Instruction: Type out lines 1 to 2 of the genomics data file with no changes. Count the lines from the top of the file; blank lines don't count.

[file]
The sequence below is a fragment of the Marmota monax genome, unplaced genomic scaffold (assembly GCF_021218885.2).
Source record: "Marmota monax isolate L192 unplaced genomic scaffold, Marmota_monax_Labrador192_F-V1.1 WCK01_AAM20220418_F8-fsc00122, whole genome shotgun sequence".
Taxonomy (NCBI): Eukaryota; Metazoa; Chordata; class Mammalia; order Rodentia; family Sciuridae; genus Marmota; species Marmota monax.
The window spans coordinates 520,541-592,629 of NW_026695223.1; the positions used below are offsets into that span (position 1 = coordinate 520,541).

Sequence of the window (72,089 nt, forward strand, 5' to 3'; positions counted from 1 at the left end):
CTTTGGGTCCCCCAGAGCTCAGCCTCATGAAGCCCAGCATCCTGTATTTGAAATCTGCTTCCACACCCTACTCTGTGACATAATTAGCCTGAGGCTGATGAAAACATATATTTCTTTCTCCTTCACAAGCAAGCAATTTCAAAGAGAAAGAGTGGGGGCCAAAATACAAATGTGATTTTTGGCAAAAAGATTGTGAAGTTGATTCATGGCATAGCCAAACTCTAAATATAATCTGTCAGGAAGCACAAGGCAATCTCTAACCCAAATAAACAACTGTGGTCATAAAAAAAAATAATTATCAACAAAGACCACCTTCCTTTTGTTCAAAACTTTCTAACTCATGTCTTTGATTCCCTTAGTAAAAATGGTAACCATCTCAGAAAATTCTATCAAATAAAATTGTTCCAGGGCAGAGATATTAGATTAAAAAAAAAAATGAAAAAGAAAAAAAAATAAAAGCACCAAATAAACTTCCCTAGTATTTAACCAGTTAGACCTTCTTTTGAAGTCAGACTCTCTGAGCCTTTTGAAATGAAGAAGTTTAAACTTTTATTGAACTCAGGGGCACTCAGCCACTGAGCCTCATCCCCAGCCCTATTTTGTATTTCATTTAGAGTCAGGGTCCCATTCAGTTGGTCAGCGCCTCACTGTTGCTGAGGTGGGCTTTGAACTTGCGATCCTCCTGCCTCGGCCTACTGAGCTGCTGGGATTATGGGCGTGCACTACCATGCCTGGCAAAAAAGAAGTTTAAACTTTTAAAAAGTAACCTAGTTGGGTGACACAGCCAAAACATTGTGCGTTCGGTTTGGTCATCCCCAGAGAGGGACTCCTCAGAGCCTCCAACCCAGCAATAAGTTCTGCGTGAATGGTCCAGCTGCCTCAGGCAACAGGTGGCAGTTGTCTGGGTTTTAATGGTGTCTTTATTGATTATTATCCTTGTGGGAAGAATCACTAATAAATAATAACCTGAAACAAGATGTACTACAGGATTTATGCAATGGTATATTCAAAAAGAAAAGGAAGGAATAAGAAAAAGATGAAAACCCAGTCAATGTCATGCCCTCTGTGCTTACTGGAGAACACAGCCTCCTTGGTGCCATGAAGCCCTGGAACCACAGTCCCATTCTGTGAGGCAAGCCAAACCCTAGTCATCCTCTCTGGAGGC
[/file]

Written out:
The sequence below is a fragment of the Marmota monax genome, unplaced genomic scaffold (assembly GCF_021218885.2).
Source record: "Marmota monax isolate L192 unplaced genomic scaffold, Marmota_monax_Labrador192_F-V1.1 WCK01_AAM20220418_F8-fsc00122, whole genome shotgun sequence".